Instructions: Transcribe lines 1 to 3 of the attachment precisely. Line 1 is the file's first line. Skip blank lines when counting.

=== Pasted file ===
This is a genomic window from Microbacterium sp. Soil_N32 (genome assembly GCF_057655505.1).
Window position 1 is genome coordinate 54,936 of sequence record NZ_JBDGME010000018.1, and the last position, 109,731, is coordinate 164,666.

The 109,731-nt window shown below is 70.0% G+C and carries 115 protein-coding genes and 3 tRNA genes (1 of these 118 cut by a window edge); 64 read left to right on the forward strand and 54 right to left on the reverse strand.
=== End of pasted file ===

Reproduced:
This is a genomic window from Microbacterium sp. Soil_N32 (genome assembly GCF_057655505.1).
Window position 1 is genome coordinate 54,936 of sequence record NZ_JBDGME010000018.1, and the last position, 109,731, is coordinate 164,666.

The 109,731-nt window shown below is 70.0% G+C and carries 115 protein-coding genes and 3 tRNA genes (1 of these 118 cut by a window edge); 64 read left to right on the forward strand and 54 right to left on the reverse strand.